Amadeus has the largest number of travel agents and market share of more than 40% in India and these renegotiated terms will mean offerings of these airlines will be unavailable to travel agents who use Amadeus. The move may risk both these large carriers in India and their consolidated contracts for both domestic and international bookings with Amadeus thus losing access to a big booking channel.
“Committed to the Indian market”
Travelport seems keen to use this opportunity to amplify its market share in India and an unnamed spokesperson from Travelport reiterated: “As a business policy, Travelport does not comment on the commercial details of agreements and partnerships. As the only such platform that has content from India’s top airlines – Air India, Jet and Indigo – we are committed to the Indian market and continue to work hard to create value for all our local partners.”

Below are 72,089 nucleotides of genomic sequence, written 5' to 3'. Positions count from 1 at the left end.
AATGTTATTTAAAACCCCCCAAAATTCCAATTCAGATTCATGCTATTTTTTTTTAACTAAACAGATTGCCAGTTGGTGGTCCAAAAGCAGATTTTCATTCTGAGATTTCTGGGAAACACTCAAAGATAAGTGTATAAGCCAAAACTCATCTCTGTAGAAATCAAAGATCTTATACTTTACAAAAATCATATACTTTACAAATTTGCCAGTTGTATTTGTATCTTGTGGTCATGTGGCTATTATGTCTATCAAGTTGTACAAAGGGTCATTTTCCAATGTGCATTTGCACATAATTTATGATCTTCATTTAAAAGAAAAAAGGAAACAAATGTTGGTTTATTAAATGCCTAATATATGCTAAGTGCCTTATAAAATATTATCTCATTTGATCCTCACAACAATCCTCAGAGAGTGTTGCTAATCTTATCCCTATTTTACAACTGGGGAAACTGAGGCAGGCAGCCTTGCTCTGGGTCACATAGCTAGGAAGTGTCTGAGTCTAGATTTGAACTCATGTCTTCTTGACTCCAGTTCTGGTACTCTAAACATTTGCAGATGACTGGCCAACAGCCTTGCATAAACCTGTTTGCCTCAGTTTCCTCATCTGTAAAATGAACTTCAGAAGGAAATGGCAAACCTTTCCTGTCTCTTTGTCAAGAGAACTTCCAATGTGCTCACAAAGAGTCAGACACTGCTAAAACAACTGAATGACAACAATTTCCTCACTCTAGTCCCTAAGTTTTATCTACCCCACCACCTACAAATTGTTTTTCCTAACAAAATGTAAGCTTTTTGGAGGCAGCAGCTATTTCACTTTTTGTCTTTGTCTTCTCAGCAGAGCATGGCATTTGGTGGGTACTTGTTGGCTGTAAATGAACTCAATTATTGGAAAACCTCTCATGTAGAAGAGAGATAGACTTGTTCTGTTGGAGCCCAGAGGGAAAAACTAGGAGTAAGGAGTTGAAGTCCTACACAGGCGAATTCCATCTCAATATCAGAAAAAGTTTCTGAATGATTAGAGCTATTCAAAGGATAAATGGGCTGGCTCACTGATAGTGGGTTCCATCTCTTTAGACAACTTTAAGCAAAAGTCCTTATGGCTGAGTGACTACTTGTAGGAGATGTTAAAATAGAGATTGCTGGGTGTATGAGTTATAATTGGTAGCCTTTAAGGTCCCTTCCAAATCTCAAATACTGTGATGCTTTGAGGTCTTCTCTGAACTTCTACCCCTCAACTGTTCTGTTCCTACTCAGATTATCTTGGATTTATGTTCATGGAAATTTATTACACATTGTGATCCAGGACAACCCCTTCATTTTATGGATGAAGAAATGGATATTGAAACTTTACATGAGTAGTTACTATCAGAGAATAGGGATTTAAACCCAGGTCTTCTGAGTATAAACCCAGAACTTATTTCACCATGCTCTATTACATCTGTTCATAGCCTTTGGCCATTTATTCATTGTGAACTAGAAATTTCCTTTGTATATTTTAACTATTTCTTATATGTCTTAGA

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“Watch this space as it’s going to be world news” Says Ri-Yaz CEO, Andreas Rud

Posted by - October 17, 2018

With the opening of Dash Langkawi (main picture) in April this year, I hot footed it over to the Malaysian island paradise to catch up with Andreas Rud, CEO of Dash parent company Ri-Yaz Hotels and Resorts — owners of the Dash, The Pure, Tan’YAA and Altara Suites brands. Sitting by the pool, just a couple of metres from the white sand and the warm waters of the Andaman Sea, the charming hotelier and I discussed partnerships, staff training and retention and more.
We started our chat with a brief history of how the former corporate man came to be the CEO of a freewheeling, independent minded operation like Ri-Yaz and Andreas regaled me with stories of how he first met Ri-Yaz’s company founder, Shaheen Shah in 2000, when he first arrived in Malaysia.